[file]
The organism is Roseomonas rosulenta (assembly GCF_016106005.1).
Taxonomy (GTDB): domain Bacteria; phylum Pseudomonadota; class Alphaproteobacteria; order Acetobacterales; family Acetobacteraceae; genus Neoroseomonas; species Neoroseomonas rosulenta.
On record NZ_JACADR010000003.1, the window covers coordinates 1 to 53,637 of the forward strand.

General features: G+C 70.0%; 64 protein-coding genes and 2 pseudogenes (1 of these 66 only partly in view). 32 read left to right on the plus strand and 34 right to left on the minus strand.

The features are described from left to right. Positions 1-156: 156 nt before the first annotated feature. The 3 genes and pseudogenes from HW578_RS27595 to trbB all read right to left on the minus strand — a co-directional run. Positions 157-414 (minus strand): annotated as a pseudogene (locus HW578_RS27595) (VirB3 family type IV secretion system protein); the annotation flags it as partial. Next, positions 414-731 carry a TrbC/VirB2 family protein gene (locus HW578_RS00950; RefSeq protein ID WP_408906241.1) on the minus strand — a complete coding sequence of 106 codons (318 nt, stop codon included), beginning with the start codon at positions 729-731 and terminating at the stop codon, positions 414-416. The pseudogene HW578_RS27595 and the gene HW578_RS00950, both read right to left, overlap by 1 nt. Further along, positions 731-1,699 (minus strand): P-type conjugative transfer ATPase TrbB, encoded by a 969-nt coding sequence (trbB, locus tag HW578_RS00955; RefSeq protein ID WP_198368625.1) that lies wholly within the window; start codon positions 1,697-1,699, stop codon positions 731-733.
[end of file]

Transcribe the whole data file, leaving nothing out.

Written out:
The organism is Roseomonas rosulenta (assembly GCF_016106005.1).
Taxonomy (GTDB): domain Bacteria; phylum Pseudomonadota; class Alphaproteobacteria; order Acetobacterales; family Acetobacteraceae; genus Neoroseomonas; species Neoroseomonas rosulenta.
On record NZ_JACADR010000003.1, the window covers coordinates 1 to 53,637 of the forward strand.

General features: G+C 70.0%; 64 protein-coding genes and 2 pseudogenes (1 of these 66 only partly in view). 32 read left to right on the plus strand and 34 right to left on the minus strand.

The features are described from left to right. Positions 1-156: 156 nt before the first annotated feature. The 3 genes and pseudogenes from HW578_RS27595 to trbB all read right to left on the minus strand — a co-directional run. Positions 157-414 (minus strand): annotated as a pseudogene (locus HW578_RS27595) (VirB3 family type IV secretion system protein); the annotation flags it as partial. Next, positions 414-731 carry a TrbC/VirB2 family protein gene (locus HW578_RS00950; RefSeq protein ID WP_408906241.1) on the minus strand — a complete coding sequence of 106 codons (318 nt, stop codon included), beginning with the start codon at positions 729-731 and terminating at the stop codon, positions 414-416. The pseudogene HW578_RS27595 and the gene HW578_RS00950, both read right to left, overlap by 1 nt. Further along, positions 731-1,699 (minus strand): P-type conjugative transfer ATPase TrbB, encoded by a 969-nt coding sequence (trbB, locus tag HW578_RS00955; RefSeq protein ID WP_198368625.1) that lies wholly within the window; start codon positions 1,697-1,699, stop codon positions 731-733.